A Comprehensive Introduction
This is the first of a series of posts devoted to one of the most interesting, but also most confusing topics inherent in Inner Development: Human Functions or, as many call them, Centers. Confusing, because it has remained mostly in the field of theories and not incorporated into a practice. There is a great tendency to speak about and formulate new theories, but only theories without experience, so even verifying them in practice has never awakened anyone.
A human being can achieve a higher state of Consciousness, but this is only a possibility, not a natural fact. We can also achieve the control of our Consciousness only through experience, so it requires a constant practice of observation. From the moment we begin to follow the Path towards Self-Development in a serious theoretical and practical way, we will face two main difficulties: the first one will be our ignorance (never mind how many texts about this argument we have read) concerning our nature, an ignorance which gives us the illusion that we can really count on our capacities, such as they are at this moment. The second problem is our mechanicity or automatism, which prevents us from acting in an efficient and emancipated way.
This topic has been contended with many times in the posts of this Blog. Once we have understood and accepted (if our pride permits us to accept this, even as a possibility), that we know almost nothing about ourselves, we have the possibility to remedy this condition. To do this, we can use “tools” that are integral parts of the psycho-physical human structure, which could be considered as a “machine”. Differently from many followers of the Theosophical system and Gurdjieff’s or Fourth Way System, which consider such terms reductive and disparaging, we use this term to define a complex of articulated and complex mechanics which require knowing and understanding of their correct functioning.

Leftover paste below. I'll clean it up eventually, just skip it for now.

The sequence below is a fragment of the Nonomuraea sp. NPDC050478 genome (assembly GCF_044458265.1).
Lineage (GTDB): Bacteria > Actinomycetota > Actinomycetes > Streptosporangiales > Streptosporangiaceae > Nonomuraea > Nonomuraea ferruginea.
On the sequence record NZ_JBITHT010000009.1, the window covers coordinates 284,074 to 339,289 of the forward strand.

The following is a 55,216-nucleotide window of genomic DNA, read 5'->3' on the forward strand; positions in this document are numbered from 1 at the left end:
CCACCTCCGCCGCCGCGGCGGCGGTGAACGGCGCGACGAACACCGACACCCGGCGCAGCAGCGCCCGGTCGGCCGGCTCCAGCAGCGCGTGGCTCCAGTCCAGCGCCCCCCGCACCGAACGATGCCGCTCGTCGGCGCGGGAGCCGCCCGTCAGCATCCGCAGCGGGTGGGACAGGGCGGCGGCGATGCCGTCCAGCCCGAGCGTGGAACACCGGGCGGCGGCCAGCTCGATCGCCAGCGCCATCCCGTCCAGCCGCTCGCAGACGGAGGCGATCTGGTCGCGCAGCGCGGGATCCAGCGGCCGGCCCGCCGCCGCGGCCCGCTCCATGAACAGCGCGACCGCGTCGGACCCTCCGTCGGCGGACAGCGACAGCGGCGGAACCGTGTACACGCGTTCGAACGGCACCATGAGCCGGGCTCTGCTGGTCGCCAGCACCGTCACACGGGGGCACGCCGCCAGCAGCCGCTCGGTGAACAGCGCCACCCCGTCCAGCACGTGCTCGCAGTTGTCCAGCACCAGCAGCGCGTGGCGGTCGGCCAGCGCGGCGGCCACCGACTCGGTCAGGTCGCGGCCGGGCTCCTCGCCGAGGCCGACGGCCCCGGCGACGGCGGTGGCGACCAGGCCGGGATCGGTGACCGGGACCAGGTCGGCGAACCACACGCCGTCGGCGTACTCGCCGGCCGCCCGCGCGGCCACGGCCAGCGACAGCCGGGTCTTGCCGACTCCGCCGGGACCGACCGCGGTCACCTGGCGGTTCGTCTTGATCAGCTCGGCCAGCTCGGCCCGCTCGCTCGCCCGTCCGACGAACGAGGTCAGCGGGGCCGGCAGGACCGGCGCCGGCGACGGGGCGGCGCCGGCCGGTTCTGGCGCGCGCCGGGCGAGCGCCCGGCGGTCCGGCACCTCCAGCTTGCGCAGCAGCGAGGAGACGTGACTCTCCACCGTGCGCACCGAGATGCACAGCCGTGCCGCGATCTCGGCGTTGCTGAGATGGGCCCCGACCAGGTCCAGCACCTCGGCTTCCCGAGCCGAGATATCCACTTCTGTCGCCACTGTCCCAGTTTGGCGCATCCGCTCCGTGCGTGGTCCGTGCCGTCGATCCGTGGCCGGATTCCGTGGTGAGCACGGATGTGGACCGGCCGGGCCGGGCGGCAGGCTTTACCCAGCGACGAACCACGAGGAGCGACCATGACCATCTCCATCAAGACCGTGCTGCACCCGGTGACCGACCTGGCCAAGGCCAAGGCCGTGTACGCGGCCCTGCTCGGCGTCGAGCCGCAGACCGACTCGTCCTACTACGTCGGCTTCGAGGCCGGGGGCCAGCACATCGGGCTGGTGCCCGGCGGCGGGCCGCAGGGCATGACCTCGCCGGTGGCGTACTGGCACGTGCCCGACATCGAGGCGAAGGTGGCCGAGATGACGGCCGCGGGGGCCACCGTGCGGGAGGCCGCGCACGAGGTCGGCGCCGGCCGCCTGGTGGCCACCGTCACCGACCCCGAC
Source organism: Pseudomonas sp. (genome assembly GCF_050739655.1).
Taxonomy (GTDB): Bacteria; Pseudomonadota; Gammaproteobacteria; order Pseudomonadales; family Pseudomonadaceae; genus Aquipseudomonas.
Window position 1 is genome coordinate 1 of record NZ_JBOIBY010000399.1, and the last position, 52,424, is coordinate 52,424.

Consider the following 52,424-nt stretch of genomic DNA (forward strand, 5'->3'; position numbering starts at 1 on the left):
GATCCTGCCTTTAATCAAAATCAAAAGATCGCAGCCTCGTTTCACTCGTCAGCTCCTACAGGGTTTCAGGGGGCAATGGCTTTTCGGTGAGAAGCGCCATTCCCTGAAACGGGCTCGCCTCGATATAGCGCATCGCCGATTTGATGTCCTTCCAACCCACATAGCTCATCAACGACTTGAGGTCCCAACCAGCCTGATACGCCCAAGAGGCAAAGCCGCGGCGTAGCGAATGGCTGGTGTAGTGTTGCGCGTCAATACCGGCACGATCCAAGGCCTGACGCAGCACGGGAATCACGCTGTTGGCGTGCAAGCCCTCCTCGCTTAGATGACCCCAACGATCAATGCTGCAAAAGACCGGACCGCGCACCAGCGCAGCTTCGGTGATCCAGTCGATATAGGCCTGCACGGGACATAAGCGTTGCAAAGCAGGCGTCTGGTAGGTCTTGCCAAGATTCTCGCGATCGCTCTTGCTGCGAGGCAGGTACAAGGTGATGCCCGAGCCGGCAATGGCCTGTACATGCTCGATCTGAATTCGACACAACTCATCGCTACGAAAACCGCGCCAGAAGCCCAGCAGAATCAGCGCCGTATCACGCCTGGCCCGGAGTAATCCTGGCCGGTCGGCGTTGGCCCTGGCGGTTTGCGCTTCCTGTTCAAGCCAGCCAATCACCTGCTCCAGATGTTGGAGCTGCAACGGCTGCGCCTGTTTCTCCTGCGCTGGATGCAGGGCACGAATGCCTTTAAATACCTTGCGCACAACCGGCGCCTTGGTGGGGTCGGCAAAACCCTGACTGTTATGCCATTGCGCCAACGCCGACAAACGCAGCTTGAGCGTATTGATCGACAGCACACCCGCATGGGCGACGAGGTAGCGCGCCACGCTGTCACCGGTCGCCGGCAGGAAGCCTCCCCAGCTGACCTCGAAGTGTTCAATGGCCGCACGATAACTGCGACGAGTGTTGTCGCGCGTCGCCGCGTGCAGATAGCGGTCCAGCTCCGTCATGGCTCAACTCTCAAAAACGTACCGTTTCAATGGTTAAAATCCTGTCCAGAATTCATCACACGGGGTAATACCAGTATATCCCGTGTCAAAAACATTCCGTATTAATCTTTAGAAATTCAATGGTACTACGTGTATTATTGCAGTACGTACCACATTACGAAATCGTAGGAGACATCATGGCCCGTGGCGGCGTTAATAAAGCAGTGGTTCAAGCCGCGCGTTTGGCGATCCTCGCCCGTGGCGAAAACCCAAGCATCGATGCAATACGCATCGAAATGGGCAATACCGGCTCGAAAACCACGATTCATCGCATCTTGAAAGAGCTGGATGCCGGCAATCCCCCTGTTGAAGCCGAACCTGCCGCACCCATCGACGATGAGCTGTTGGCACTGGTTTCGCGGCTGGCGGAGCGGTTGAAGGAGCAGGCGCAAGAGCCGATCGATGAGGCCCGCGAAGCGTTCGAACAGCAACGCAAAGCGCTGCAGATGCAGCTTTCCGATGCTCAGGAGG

The “human machine” has seven functions, of which the study is of capital importance in order to realize our True Nature. These functions are: Intellectual, Emotional, Motoric, Instinctive, Sexual, Higher Emotional, and Higher Intellectual. The last two functions are not achievable from the ordinary state of being in which we are, because the Higher Emotional manifests itself only once we have achieved the state of Self-Consciousness or Self-Remembering. The Higher Intellectual appears only after having achieved, at least barely, an Objective Consciousness.
So, the Inner Work begins with the study of the theory and the particular techniques for the intellectual, emotional, motoric and instinctive functions.
This function encompasses all the mental processes: perception of impressions, creation of visual and conceptual representations, reasoning, association, comparisons, imagination, affirmation and denial, linguistic and discursive construction. Our ordinary mind recognizes everything in dualistic terms, dividing all into good-wrong, denial-affirmation, true-false, love-hate, friend-enemy, etc. This binary way of “thinking” prevents us from grasping a paradox in what we consider a “rational way”.